March Recap: First chapter written in Novak Djokovic-Rafael Nadal rivalry

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We continue recapping the most memorable moments, good and bad, from each month in 2011. January and February were still about figuring out what the year was going to bring, but in March, a streak was officially born, a head was officially rattled and doubles took the spotlight. Got something we missed from March? Sound off in the comments and we'll compile a readers' edition at the end of the month.

BTB's 10 Memorable Moments From March

10. The Petko invasion: When you have a big personality that demands attention, it's usually pretty helpful if you have the game to back it up. The "look at me, look at me!" routine, while charming, can cause a significant backlash if a player can't deliver on the court. After a strong quarterfinal showing at the Australian Open, Andrea Petkovic, aka "The Dancing German," hit American soil ready for prime time.

After a bit of a bobble in Indian Wells (losing in the third round to eventual finalist Marion Bartoli), Petkovic put together her best tournament run of the year, beating Caroline Wozniacki and Jelena Jankovic to reach the semifinals of Miami. Her win over Wozniacki was particularly significant. Petkovic didn't attempt to blast the No. 1 off the court, as so many have tried. Instead, her three-set victory was a clinic in patient aggression.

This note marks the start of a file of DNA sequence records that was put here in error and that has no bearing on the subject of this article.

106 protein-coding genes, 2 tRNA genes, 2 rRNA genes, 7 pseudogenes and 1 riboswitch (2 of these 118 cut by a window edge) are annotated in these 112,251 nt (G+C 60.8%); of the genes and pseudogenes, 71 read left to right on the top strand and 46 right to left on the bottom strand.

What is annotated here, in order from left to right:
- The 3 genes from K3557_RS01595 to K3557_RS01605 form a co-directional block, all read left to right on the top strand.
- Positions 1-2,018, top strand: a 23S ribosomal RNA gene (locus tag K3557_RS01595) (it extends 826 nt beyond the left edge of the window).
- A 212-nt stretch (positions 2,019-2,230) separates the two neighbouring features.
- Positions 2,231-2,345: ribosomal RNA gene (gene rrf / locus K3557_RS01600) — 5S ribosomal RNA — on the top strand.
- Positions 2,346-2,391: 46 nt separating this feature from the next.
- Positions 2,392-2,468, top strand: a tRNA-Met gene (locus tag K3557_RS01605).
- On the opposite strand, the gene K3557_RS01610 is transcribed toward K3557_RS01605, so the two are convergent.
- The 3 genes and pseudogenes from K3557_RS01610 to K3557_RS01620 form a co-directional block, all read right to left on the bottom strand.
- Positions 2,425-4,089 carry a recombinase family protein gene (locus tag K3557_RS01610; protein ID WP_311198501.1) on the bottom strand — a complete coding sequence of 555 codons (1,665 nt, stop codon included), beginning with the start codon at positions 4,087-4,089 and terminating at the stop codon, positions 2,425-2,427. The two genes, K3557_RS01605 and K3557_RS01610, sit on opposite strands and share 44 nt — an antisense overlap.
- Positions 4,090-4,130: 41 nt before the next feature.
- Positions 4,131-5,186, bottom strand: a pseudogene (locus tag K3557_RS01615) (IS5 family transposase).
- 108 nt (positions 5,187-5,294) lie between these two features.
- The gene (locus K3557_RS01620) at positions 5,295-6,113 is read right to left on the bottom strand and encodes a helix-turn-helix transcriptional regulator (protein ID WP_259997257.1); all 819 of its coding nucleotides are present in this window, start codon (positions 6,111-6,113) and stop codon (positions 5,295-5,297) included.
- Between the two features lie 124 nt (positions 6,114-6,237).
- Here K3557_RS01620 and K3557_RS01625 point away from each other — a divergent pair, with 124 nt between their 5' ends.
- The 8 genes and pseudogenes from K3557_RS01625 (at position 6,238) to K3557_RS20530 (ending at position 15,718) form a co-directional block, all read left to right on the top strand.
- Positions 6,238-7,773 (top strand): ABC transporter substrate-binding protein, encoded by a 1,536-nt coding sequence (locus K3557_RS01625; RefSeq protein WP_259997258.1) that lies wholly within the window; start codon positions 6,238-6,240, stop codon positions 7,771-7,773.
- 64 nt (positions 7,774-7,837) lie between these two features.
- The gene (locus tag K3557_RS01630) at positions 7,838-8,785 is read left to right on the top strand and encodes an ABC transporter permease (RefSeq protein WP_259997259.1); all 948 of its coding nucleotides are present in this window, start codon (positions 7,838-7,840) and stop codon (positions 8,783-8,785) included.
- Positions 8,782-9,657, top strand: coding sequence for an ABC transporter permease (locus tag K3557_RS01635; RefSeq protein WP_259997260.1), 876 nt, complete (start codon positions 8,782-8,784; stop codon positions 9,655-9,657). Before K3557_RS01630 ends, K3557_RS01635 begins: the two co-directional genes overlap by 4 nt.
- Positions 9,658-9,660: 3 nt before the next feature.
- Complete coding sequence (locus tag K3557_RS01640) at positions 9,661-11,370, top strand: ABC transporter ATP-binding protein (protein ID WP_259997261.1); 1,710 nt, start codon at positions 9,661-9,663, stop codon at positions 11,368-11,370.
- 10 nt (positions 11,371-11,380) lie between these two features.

"Most of the players think they can overpower Caroline," Petkovic said at the time. "I think that's the wrong approach because that's where she's most comfortable, when she can run and bring the most balls back. What I try to do is mix it up and to make her play, and then when I had the short ball to go for it. Because if you try to hit every single shot with full power, she just gets more comfortable, more comfortable, and eventually you're going to miss. She's not going to miss the last one."

And so there you have it. Leave it to the college-educated, political science major to write and publish the book on how to beat Caroline Wozniacki.


9. The Ponytail Express: You know you're a good doubles team when you've earned a nickname, and while it wasn't a pairing that drew many eyes to the draw sheet, Alexander Dolgopolov and Xavier Malisse, "The Ponytail Express," turned out to be the most entertaining combo at Indian Wells.

The two relative strangers -- who had never played together before and were a last-minute entry -- pulled off a giant-slaying run on their way to the title. The unconventional duo relied more on athleticism and shotmaking than tactics to beat the Bryan brothers, Murray brothers, the Indo-Pak Express and Tomas Berdych/Janko Tipsarevic (seriously guys, no nickname? Tipsych? BerdTip?) to get to the final. There, the squad faced the Olympic gold medal team of  Roger Federer and Stanislas Wawrinka. The Ponytail Express edged Team Goldmember 6-4, 6-7 (5) 10-7.

“We just said 'Hi' before this tournament," Dolgopolov explained, "and we weren't like really close. He just asked me, ‘Do you want to play?’ like 15 minutes to the deadline of the doubles -- because I wasn't planning [to play] doubles here -- and here we are, winning the tournament. So it's pretty amazing.”